- Finally, the important lessons of the past have to fight an uphill battle against human nature, and especially greed. Memories of crises tell us to apply prudence, patience, moderation and conservatism. But these things seem decidedly outdated when the market’s in a bull phase and risk bearing is paying off, and if practiced they appear to yield nothing but opportunity costs.
Charlie Munger contributed a great quote to my recent book, from Demosthenes: “Nothing is easier than self-deceit. For what each man wishes, that he also believes to be true.” In other words, there’s a powerful tendency to believe that which could make one rich if it were true.
I’ve tried to spend the last 42 years with my eyes open and my memory engaged. As a result, a lot of what I write is based on recognition of past patterns. It’s time to put my recollections to work, because I’m definitely seeing a trend in the direction of Galbraith’s “same or closely similar circumstances.”
The Not-So-Distant Past
It seems it was impossible – unless you were John Paulson – to escape entirely unscathed from the financial crisis of 2007-08. Most investors could only hope to have turned cautious in the run-up to the crisis, sold assets, increased the defensiveness of their remaining holdings, reduced or eschewed leverage, and secured capital with which to buy at the bottom in order to benefit from the subsequent recovery.
What might have prompted investors to do these things in advance of the mid-2007 onset of the crisis? Almost no one fully foresaw the impending subprime meltdown, and few macro-forecasts and market analyses were sufficiently pessimistic. Rather, I think investors would have been most likely to take the appropriate actions if they were aware of the pro-risk behavior taking place around them.
One of the most important things we can do is take note of other investors’ attitudes and behavior regarding risk. Fear, worry, skepticism and risk aversion are the things that keep the market at equilibrium and prospective returns fair. When investors fear loss appropriately, too-risky deals can’t get done, and risky investments are required to offer high prospective returns and generous risk premiums. (And when fear reaches extreme levels during crises, the capital markets turn too stingy, asset prices sink too low, and potential returns become excessive.)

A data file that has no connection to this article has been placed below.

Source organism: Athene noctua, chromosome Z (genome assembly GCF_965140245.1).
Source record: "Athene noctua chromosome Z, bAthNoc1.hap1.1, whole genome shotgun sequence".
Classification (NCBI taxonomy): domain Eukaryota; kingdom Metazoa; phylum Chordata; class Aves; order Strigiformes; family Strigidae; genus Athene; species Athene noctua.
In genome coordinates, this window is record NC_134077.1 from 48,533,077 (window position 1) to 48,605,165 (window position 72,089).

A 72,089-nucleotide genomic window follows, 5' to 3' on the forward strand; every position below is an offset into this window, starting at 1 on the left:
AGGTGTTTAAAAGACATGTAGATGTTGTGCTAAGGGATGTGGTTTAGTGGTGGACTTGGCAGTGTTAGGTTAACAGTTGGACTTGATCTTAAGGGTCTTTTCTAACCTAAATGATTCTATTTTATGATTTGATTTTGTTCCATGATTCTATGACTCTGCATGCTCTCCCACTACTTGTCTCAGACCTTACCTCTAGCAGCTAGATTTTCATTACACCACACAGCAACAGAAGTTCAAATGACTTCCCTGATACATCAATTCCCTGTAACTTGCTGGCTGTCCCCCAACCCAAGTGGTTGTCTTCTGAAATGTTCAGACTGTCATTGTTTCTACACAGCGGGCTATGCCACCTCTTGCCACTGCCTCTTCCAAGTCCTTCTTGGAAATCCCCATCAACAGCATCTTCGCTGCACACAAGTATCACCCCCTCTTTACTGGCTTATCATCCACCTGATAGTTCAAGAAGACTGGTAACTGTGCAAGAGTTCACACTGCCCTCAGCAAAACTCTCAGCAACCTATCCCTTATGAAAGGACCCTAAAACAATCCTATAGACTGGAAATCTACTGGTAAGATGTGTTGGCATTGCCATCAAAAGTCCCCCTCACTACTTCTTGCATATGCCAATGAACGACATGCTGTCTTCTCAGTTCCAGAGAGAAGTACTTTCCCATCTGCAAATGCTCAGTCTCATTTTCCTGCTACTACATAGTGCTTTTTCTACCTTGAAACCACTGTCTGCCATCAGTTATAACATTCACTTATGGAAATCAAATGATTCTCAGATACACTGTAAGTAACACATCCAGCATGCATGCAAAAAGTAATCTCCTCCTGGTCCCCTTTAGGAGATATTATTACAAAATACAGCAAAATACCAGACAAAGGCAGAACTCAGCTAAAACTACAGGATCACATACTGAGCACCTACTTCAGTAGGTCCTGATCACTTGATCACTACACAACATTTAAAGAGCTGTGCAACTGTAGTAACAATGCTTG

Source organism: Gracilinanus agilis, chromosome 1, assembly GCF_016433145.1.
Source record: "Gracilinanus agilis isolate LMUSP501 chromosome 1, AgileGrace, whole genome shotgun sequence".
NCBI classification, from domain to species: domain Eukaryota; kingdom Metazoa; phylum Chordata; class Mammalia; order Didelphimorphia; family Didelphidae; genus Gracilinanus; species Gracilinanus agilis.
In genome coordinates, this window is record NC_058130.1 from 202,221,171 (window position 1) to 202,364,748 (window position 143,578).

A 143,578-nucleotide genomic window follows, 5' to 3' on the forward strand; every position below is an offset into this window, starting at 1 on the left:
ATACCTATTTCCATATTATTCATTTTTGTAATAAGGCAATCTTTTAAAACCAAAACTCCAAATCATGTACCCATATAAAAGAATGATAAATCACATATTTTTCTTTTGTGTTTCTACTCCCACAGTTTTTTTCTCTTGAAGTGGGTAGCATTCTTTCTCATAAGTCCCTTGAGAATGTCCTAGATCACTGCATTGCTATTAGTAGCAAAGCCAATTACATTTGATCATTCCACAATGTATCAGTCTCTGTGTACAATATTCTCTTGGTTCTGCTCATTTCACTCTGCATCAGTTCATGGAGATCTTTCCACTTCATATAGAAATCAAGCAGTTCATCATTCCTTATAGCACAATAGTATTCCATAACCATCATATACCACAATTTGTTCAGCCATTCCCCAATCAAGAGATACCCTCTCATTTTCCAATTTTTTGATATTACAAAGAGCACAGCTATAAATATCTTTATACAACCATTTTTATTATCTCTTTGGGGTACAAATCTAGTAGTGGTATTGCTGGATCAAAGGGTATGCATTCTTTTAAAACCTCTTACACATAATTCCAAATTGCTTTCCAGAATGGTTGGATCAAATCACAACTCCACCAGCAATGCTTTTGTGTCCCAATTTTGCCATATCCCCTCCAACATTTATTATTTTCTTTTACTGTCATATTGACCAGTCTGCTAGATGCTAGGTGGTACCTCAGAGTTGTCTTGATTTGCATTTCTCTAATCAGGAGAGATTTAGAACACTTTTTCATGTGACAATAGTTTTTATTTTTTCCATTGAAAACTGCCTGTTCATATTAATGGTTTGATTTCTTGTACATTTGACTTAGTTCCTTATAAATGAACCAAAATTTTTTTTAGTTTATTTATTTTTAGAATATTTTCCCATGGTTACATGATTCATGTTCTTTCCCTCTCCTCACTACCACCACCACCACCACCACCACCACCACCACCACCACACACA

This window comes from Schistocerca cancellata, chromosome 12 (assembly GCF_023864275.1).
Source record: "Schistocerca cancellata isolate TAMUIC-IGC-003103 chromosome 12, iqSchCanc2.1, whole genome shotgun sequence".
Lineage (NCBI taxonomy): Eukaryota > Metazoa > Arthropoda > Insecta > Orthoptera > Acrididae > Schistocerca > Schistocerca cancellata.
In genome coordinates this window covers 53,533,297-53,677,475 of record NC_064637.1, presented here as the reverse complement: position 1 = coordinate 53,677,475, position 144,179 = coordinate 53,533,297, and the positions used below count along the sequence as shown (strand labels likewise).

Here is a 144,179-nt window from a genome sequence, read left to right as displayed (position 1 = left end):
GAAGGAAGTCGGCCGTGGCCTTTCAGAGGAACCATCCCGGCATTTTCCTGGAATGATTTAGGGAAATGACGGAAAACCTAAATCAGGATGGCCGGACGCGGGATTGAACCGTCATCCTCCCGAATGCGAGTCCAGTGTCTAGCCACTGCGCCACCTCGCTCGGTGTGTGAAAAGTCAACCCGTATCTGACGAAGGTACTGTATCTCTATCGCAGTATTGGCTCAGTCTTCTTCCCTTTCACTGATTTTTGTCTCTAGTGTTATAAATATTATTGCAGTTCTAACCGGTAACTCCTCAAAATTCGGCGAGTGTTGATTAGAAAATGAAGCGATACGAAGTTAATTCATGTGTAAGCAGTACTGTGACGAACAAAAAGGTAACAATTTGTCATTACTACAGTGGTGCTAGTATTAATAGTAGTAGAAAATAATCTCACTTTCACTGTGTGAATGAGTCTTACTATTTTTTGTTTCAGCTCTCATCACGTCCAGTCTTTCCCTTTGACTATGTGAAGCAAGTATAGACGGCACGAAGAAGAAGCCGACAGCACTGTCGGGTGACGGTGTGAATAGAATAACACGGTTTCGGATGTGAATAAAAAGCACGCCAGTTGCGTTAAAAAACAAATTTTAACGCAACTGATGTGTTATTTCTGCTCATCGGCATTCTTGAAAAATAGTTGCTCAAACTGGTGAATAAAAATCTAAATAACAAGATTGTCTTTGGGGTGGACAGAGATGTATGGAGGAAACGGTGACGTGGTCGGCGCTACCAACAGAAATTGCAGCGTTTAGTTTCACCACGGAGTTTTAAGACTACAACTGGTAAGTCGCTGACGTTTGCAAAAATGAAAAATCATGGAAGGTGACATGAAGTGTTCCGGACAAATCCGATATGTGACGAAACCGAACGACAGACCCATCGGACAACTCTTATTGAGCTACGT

But when investors don’t fear sufficiently – when they’re risk tolerant rather than risk averse – they let down their guard, surrender their discipline, accept rosy projections, enter into unwise deals, and settle for too little in the way of prospective returns and risk premiums.
The years immediately preceding the onset of the crisis in mid-2007 constituted nothing short of a “silly season.” It seemed the financial world had gone crazy, with deals getting done that were beyond reason. Investors acted as if risk had been banished. They believed that the markets had been rendered safe by the combination of (a) an omniscient, omnipotent Fed providing a “Greenspan put,” (b) the wonders of securitization, tranching and selling onward and (c) the “wall of liquidity” coming toward our markets, composed of excess reserves being recycled by China and the oil-producing nations. They accepted the alchemy under which financial engineering could turn sub-prime mortgages into triple-A debt. And they viewed leverage as sure to have a salutary effect on returns.
There’s nothing more risky than a widespread belief that there’s no risk . . . but that’s what characterized the investment world. It was possible to conclude in 2005-07 that investors were applying insufficient risk aversion and thus engaging in risky behavior, elevating asset prices, reducing prospective returns, and raising risk levels. What were the signs?
- The issuance of non-investment grade debt was at record levels.
- An unusually high percentage of the issuance was rated triple-C, something that’s not possible when attitudes toward risk are sober.
- “Dividend recaps” went unquestioned, with buyout companies borrowing money with which to pay dividends, vastly increasing their leverage and reducing their ability to get through tough times.
- Credit instruments were increasingly marked by few or no covenants to protect lenders from managements’ machinations, and by interest payments that could be made with debt rather than cash at the companies’ discretion.
- Collateralized loan and debt obligations were accepted as being respectable instruments – with the risk made to vanish – despite the questionable underlying assets.
- Buyouts of larger and larger companies were done at increasing valuation multiples, with rising debt ratios and shrinking equity contributions, and despite the fact that the target companies were increasingly cyclical.
- Despite all of these indications of falling credit standards and rising riskiness, the yield spread between high yield bonds and Treasury notes shrank to record lows.
- The generous capital market conditions and low cost of capital for borrowers caused buyout fund managers to describe the period as “the golden age of private equity.” Conversely, then, for lenders it was the pits.
In 2005-07, investors suspended skepticism and disbelief, ignored the risk of loss, and obsessed instead about avoiding the risk of missing opportunities. This caused them to buy securities at low implied returns; employ vast amounts of low-cost debt to lever up those returns; loosen the terms on debt they would provide; and participate in black-box vehicles on the basis of investment banks’ recommendations, the nontransparent machinations of financial engineers, and the imprimatur of far-from-perfect rating agencies.
In short, investors were oblivious to risk and thus failed to demand adequate risk premiums. The environment could only be described as euphoric. Here’s how I put it in “It Is What It Is” (March 2006):